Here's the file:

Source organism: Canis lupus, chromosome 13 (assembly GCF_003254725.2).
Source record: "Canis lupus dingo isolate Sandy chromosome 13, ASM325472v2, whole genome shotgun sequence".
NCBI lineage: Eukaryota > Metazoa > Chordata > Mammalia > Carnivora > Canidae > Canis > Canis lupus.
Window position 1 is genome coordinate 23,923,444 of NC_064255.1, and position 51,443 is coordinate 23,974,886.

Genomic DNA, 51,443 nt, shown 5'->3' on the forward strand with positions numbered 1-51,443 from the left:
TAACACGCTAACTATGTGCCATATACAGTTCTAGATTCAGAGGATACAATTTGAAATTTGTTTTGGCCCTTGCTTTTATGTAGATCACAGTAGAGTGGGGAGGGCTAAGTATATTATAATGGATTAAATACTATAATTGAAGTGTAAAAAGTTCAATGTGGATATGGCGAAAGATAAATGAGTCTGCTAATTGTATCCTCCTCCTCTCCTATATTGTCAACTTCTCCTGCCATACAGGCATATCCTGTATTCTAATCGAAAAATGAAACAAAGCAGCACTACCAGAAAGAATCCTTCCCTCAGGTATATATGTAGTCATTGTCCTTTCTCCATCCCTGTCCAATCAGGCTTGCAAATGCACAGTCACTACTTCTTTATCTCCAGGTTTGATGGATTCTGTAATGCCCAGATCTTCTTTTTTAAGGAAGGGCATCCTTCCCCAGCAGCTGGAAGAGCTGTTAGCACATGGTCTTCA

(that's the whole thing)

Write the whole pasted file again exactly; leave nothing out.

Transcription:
Source organism: Canis lupus, chromosome 13 (assembly GCF_003254725.2).
Source record: "Canis lupus dingo isolate Sandy chromosome 13, ASM325472v2, whole genome shotgun sequence".
NCBI lineage: Eukaryota > Metazoa > Chordata > Mammalia > Carnivora > Canidae > Canis > Canis lupus.
Window position 1 is genome coordinate 23,923,444 of NC_064255.1, and position 51,443 is coordinate 23,974,886.

Genomic DNA, 51,443 nt, shown 5'->3' on the forward strand with positions numbered 1-51,443 from the left:
TAACACGCTAACTATGTGCCATATACAGTTCTAGATTCAGAGGATACAATTTGAAATTTGTTTTGGCCCTTGCTTTTATGTAGATCACAGTAGAGTGGGGAGGGCTAAGTATATTATAATGGATTAAATACTATAATTGAAGTGTAAAAAGTTCAATGTGGATATGGCGAAAGATAAATGAGTCTGCTAATTGTATCCTCCTCCTCTCCTATATTGTCAACTTCTCCTGCCATACAGGCATATCCTGTATTCTAATCGAAAAATGAAACAAAGCAGCACTACCAGAAAGAATCCTTCCCTCAGGTATATATGTAGTCATTGTCCTTTCTCCATCCCTGTCCAATCAGGCTTGCAAATGCACAGTCACTACTTCTTTATCTCCAGGTTTGATGGATTCTGTAATGCCCAGATCTTCTTTTTTAAGGAAGGGCATCCTTCCCCAGCAGCTGGAAGAGCTGTTAGCACATGGTCTTCA